Clitus attended the Ginsberg Bar Review, passed his Maryland Bar and was admitted to practice before the Courts of Maryland in 1945. He began his practice that year, sharing offices with John D. Bowman, Esquire, on the second floor of the Oxley Building. He later removed his office to the second floor of the Rockville Volunteer Fire Department Building. At that time the Sixth Circuit had three judges, Judge Charles W. Woodward, Judge Stedman Prescott and Judge Patrick Snouffer. Other tenants on the second floor of the fire house were the Honorable James H. Pugh and Messrs. Simpson and Simpson, District Judge Charles W. Woodward and Frank Tyler, Esquire.
Shortly after Clitus began his practice, he was appointed a Circuit Court Auditor by Judge Charles W. Woodward. In 1959 Clitus was recommended for a gubernatorial appointment as Circuit Court Judge along with the Honorable Ralph W. Shure and Donald K. Staley.
Clitus entered semi-retirement approximately ten years ago at his home and beautiful adjoining grounds on Brink Road at the Land of Goshen. In 1979 doctors discovered cancer of the esophagus and Clitus died in January of this year.
It was my privilege and pleasure to first become acquainted with Clitus O. Bourdeaux when I returned from military service after World War II and reentered the law practice in November of 1945. At that time Clitus and John Bowman were occupying the second floor of the Oxley Building, and I had a desk on the first floor. In the next twenty or more years we worked closely together, sometimes on the same side of the case and at other times on opposite sides.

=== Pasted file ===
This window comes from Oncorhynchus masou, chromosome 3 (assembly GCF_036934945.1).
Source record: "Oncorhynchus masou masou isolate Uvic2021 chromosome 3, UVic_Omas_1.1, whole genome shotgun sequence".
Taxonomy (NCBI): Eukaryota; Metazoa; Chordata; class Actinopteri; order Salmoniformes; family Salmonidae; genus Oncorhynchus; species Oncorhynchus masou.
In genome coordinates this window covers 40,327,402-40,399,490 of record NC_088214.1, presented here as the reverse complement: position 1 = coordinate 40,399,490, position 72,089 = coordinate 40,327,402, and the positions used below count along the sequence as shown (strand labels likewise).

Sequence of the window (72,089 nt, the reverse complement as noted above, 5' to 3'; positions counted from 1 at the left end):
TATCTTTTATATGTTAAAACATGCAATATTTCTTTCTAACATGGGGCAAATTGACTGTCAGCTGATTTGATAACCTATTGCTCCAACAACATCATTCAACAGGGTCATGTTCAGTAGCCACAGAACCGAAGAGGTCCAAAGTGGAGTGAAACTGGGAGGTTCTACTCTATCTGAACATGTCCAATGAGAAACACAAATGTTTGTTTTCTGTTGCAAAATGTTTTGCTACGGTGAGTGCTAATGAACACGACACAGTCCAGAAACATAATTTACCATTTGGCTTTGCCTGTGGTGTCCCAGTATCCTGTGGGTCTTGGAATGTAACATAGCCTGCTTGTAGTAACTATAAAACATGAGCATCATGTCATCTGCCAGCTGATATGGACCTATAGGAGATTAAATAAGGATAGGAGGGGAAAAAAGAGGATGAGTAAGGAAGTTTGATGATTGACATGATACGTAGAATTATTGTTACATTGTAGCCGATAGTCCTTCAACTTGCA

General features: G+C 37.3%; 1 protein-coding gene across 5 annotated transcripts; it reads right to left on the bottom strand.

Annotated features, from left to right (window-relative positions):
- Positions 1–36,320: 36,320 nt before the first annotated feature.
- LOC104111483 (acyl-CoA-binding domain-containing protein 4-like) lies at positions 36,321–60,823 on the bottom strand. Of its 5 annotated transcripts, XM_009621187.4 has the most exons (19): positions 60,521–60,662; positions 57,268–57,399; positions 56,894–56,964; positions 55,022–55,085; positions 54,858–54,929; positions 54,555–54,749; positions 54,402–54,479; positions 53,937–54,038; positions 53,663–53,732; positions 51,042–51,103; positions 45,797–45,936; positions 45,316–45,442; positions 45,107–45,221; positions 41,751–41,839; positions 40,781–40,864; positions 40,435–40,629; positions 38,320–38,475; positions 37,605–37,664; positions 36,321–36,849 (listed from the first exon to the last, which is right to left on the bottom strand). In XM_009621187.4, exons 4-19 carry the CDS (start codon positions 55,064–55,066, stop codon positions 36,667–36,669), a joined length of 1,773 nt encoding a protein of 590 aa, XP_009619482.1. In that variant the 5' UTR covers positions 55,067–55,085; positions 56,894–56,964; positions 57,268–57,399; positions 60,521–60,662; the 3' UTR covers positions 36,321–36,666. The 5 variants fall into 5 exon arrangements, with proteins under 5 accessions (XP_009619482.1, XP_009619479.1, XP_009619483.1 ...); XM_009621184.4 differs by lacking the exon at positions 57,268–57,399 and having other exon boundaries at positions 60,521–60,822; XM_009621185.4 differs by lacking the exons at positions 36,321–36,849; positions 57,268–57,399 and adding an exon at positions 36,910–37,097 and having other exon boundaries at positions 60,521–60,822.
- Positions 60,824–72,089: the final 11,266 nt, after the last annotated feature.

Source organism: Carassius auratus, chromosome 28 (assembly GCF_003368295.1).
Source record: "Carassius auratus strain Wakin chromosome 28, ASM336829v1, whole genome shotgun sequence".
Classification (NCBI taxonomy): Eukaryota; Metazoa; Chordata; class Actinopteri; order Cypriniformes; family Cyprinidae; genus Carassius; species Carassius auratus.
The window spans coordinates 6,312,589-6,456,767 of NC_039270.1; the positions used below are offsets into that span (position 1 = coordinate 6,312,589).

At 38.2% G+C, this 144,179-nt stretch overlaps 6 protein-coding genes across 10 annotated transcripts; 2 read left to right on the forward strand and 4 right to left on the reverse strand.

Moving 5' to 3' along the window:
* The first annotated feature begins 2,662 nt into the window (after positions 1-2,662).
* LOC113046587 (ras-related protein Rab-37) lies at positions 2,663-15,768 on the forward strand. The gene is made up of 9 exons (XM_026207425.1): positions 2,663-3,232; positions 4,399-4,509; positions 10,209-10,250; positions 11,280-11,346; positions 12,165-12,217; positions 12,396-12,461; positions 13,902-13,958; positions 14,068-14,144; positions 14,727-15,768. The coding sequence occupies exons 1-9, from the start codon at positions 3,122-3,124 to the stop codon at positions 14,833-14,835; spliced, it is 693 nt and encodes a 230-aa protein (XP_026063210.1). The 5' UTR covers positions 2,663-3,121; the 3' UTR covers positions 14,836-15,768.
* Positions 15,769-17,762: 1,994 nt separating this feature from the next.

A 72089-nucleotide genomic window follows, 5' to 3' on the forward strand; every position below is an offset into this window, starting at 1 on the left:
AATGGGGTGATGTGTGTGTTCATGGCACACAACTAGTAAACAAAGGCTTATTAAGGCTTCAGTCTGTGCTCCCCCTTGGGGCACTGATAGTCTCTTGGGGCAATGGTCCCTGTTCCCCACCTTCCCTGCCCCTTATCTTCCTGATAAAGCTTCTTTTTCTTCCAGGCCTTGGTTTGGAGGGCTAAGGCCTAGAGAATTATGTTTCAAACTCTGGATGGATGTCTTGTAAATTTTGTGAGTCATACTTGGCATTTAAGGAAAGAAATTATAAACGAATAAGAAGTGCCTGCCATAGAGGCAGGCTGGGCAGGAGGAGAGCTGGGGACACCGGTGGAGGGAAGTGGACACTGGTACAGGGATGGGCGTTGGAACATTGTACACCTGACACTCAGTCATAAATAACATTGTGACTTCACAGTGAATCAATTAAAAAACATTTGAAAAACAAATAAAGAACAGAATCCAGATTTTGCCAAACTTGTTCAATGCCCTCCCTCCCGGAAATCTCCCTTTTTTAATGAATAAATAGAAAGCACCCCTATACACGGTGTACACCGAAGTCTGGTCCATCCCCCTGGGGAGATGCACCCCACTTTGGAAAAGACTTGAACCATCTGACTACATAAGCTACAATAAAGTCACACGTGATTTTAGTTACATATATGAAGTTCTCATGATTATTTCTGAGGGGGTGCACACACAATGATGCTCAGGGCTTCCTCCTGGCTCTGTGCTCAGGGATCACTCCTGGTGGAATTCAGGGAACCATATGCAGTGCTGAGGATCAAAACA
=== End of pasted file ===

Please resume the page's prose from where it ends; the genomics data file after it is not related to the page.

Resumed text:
I particularly recall one occasion when we drove over to the Court of Appeals together. Judge Prescott had only been recently elevated to the Court of Appeals. I was appealing a decision of Judge Prescott in an equity matter, Dove v. White, No. 13, October Term, 1956, in which Clitus had represented the defendant and had won in the Circuit Court. Also that morning I had a second appeal to argue, Board of Education of Montgomery County v. Victor N. Judson, Inc., No. 14, October Term, 1956, in which a decision of Judge Anderson was under appeal with the late Alger Barbee, Esquire, representing the Appellee. On the way home that evening, after calling at a number of taverns, I recall Clitus putting his arm on my shoulder and saying, “Ed, you know, I really hope you win that case against Barbee.” When the decision came down, I had lost the case against Barbee and won the case against Clitus.